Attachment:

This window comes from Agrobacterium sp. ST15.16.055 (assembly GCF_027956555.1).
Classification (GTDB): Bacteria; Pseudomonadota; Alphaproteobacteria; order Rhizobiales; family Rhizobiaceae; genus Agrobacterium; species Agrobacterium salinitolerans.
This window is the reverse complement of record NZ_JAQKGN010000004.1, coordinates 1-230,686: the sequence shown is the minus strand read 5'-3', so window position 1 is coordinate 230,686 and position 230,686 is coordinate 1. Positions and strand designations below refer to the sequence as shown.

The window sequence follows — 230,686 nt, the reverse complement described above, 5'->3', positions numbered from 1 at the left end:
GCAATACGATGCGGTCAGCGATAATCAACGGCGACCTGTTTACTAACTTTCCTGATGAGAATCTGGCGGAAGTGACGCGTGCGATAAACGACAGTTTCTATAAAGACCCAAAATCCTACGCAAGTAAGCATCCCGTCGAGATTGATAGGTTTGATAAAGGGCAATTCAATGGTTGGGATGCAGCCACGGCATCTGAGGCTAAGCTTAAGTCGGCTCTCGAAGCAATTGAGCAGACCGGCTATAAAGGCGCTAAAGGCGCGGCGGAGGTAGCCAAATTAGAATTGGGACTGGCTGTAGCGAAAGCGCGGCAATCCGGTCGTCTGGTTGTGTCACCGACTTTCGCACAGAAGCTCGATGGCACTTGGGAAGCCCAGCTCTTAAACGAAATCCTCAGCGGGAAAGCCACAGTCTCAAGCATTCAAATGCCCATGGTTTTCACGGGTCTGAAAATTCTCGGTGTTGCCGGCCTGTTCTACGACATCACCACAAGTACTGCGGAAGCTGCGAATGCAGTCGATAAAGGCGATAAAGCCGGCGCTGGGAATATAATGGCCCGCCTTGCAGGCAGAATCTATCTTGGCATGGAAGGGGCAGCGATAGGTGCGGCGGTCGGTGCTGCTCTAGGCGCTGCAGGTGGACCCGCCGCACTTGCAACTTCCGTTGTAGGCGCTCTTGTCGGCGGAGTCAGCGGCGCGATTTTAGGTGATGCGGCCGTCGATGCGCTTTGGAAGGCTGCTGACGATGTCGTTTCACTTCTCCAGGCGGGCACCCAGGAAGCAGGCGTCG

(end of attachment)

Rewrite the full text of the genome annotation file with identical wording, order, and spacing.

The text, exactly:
This window comes from Agrobacterium sp. ST15.16.055 (assembly GCF_027956555.1).
Classification (GTDB): Bacteria; Pseudomonadota; Alphaproteobacteria; order Rhizobiales; family Rhizobiaceae; genus Agrobacterium; species Agrobacterium salinitolerans.
This window is the reverse complement of record NZ_JAQKGN010000004.1, coordinates 1-230,686: the sequence shown is the minus strand read 5'-3', so window position 1 is coordinate 230,686 and position 230,686 is coordinate 1. Positions and strand designations below refer to the sequence as shown.

The window sequence follows — 230,686 nt, the reverse complement described above, 5'->3', positions numbered from 1 at the left end:
GCAATACGATGCGGTCAGCGATAATCAACGGCGACCTGTTTACTAACTTTCCTGATGAGAATCTGGCGGAAGTGACGCGTGCGATAAACGACAGTTTCTATAAAGACCCAAAATCCTACGCAAGTAAGCATCCCGTCGAGATTGATAGGTTTGATAAAGGGCAATTCAATGGTTGGGATGCAGCCACGGCATCTGAGGCTAAGCTTAAGTCGGCTCTCGAAGCAATTGAGCAGACCGGCTATAAAGGCGCTAAAGGCGCGGCGGAGGTAGCCAAATTAGAATTGGGACTGGCTGTAGCGAAAGCGCGGCAATCCGGTCGTCTGGTTGTGTCACCGACTTTCGCACAGAAGCTCGATGGCACTTGGGAAGCCCAGCTCTTAAACGAAATCCTCAGCGGGAAAGCCACAGTCTCAAGCATTCAAATGCCCATGGTTTTCACGGGTCTGAAAATTCTCGGTGTTGCCGGCCTGTTCTACGACATCACCACAAGTACTGCGGAAGCTGCGAATGCAGTCGATAAAGGCGATAAAGCCGGCGCTGGGAATATAATGGCCCGCCTTGCAGGCAGAATCTATCTTGGCATGGAAGGGGCAGCGATAGGTGCGGCGGTCGGTGCTGCTCTAGGCGCTGCAGGTGGACCCGCCGCACTTGCAACTTCCGTTGTAGGCGCTCTTGTCGGCGGAGTCAGCGGCGCGATTTTAGGTGATGCGGCCGTCGATGCGCTTTGGAAGGCTGCTGACGATGTCGTTTCACTTCTCCAGGCGGGCACCCAGGAAGCAGGCGTCG